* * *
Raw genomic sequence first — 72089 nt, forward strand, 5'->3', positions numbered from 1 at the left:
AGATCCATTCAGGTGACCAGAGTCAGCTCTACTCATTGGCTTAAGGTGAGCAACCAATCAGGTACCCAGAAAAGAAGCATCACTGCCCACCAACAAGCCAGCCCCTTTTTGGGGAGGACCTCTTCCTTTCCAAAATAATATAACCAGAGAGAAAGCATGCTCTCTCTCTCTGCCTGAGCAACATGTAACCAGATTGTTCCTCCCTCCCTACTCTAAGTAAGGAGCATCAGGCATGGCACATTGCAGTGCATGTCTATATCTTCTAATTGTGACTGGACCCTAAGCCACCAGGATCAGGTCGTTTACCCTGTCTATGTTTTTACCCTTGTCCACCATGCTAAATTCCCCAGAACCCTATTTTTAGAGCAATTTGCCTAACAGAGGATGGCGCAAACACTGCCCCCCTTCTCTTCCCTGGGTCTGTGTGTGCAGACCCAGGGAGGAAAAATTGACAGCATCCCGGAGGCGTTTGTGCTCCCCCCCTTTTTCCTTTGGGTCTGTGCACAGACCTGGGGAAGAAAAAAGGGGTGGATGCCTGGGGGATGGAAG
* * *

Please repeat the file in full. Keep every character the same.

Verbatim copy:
Raw genomic sequence first — 72089 nt, forward strand, 5'->3', positions numbered from 1 at the left:
AGATCCATTCAGGTGACCAGAGTCAGCTCTACTCATTGGCTTAAGGTGAGCAACCAATCAGGTACCCAGAAAAGAAGCATCACTGCCCACCAACAAGCCAGCCCCTTTTTGGGGAGGACCTCTTCCTTTCCAAAATAATATAACCAGAGAGAAAGCATGCTCTCTCTCTCTGCCTGAGCAACATGTAACCAGATTGTTCCTCCCTCCCTACTCTAAGTAAGGAGCATCAGGCATGGCACATTGCAGTGCATGTCTATATCTTCTAATTGTGACTGGACCCTAAGCCACCAGGATCAGGTCGTTTACCCTGTCTATGTTTTTACCCTTGTCCACCATGCTAAATTCCCCAGAACCCTATTTTTAGAGCAATTTGCCTAACAGAGGATGGCGCAAACACTGCCCCCCTTCTCTTCCCTGGGTCTGTGTGTGCAGACCCAGGGAGGAAAAATTGACAGCATCCCGGAGGCGTTTGTGCTCCCCCCCTTTTTCCTTTGGGTCTGTGCACAGACCTGGGGAAGAAAAAAGGGGTGGATGCCTGGGGGATGGAAG